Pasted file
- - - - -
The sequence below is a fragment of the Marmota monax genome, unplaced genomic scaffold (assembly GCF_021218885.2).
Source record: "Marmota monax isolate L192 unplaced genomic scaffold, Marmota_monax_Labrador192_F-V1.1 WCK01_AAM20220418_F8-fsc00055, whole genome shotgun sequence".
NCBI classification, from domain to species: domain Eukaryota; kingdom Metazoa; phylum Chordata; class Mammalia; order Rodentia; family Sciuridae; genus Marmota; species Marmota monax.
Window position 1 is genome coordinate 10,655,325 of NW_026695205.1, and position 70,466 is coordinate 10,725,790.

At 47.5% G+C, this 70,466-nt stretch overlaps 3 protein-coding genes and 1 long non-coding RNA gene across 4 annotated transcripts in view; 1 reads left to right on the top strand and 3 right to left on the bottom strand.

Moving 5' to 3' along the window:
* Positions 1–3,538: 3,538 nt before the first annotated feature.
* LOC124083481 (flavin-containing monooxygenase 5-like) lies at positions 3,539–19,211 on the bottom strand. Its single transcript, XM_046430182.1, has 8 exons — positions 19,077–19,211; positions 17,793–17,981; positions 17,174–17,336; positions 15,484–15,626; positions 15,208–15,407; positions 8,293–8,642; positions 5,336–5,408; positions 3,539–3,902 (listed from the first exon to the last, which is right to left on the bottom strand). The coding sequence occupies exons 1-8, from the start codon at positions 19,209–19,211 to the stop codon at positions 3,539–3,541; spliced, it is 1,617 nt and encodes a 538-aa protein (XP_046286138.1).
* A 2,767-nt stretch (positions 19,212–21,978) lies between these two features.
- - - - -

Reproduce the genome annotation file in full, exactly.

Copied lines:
The sequence below is a fragment of the Marmota monax genome, unplaced genomic scaffold (assembly GCF_021218885.2).
Source record: "Marmota monax isolate L192 unplaced genomic scaffold, Marmota_monax_Labrador192_F-V1.1 WCK01_AAM20220418_F8-fsc00055, whole genome shotgun sequence".
NCBI classification, from domain to species: domain Eukaryota; kingdom Metazoa; phylum Chordata; class Mammalia; order Rodentia; family Sciuridae; genus Marmota; species Marmota monax.
Window position 1 is genome coordinate 10,655,325 of NW_026695205.1, and position 70,466 is coordinate 10,725,790.

At 47.5% G+C, this 70,466-nt stretch overlaps 3 protein-coding genes and 1 long non-coding RNA gene across 4 annotated transcripts in view; 1 reads left to right on the top strand and 3 right to left on the bottom strand.

Moving 5' to 3' along the window:
* Positions 1–3,538: 3,538 nt before the first annotated feature.
* LOC124083481 (flavin-containing monooxygenase 5-like) lies at positions 3,539–19,211 on the bottom strand. Its single transcript, XM_046430182.1, has 8 exons — positions 19,077–19,211; positions 17,793–17,981; positions 17,174–17,336; positions 15,484–15,626; positions 15,208–15,407; positions 8,293–8,642; positions 5,336–5,408; positions 3,539–3,902 (listed from the first exon to the last, which is right to left on the bottom strand). The coding sequence occupies exons 1-8, from the start codon at positions 19,209–19,211 to the stop codon at positions 3,539–3,541; spliced, it is 1,617 nt and encodes a 538-aa protein (XP_046286138.1).
* A 2,767-nt stretch (positions 19,212–21,978) lies between these two features.